It depends. Usually you shouldn't daisy-chain functions, unless the daisy-chain is a implementation detail, not part of the main process at all. That's why we have main functions after all. If someone else (including you in 6 months) has to read that code, it's much easier to find a function that describes the algorithm of a program, isolated into functions that implement the steps of that algorithm. Especially in scripts, you want to show the procedure as clearly as you can, as to write self-documenting code.

I usually start by writing a central function with a lot of invalid placeholder statements, like this:

def foo_the_bar(xkcd):
    unfooed_bars = discover_bars(xkcd)
    foo = load_foo_from_orbital_cannon()
    return map(foo, unfooed_bars)

Then go into implementing those functions, until there's a complete program. You get to isolate logic, and make functions agnostic of what they will be used for.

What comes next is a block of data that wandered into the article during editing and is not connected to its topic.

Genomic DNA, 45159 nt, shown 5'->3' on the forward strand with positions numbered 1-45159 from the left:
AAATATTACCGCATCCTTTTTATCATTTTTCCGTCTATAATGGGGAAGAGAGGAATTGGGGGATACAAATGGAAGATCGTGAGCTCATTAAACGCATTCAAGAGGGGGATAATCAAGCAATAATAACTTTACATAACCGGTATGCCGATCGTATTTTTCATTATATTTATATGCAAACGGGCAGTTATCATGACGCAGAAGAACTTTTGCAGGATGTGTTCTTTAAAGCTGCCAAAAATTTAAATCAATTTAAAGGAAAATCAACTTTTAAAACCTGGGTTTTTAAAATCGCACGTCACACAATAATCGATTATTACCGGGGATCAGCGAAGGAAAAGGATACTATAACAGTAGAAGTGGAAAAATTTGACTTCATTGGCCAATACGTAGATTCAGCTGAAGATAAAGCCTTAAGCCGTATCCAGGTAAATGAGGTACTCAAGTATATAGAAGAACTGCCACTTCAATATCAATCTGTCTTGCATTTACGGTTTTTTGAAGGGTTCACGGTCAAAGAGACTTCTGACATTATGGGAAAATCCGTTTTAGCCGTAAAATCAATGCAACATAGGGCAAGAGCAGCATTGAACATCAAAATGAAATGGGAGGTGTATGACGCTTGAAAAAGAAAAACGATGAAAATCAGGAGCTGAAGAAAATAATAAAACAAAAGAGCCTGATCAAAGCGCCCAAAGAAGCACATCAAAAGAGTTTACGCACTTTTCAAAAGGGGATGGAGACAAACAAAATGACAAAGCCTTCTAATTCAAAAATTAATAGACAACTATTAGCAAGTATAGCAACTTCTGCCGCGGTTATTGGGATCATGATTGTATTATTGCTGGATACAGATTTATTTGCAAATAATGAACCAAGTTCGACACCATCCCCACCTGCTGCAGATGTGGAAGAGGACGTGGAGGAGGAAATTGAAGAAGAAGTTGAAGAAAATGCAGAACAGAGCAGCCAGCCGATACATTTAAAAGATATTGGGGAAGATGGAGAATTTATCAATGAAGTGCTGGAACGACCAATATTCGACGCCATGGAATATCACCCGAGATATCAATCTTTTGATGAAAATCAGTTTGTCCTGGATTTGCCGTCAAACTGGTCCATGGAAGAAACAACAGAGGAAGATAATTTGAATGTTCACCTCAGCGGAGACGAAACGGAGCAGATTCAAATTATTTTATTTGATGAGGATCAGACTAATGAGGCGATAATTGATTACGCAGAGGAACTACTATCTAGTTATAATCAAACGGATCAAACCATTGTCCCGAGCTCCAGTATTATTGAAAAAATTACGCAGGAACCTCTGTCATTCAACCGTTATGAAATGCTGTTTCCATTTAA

To get what a program made this way does, you barely have to dive into the inner functions (as long as they are documented and named properly).

Daisy chaining produces some of these bad effects:

  • functions that do their thing, then adapt their result to the next daisy link
  • functions that expect a specific order of things to have happened to the data
  • human stack overflows

The last point is key: Humans have a context stack, and in some senses it's much more limited than a computer's, because computers don't need to make sense of the whole combination of procedures, they only care about the current state and their instructions.

Every time a human reads your daisy code, he has to add a new context manager to the brain stack. This operation takes a while, and then when you need to refer to the upper contexts, you have to pop all the way to the correct context, to then return to the place you were.

In short: If you're going to daisy chain, you might scrap using functions at all, it might even be more readable.

protected by gnat Dec 31 '16 at 21:55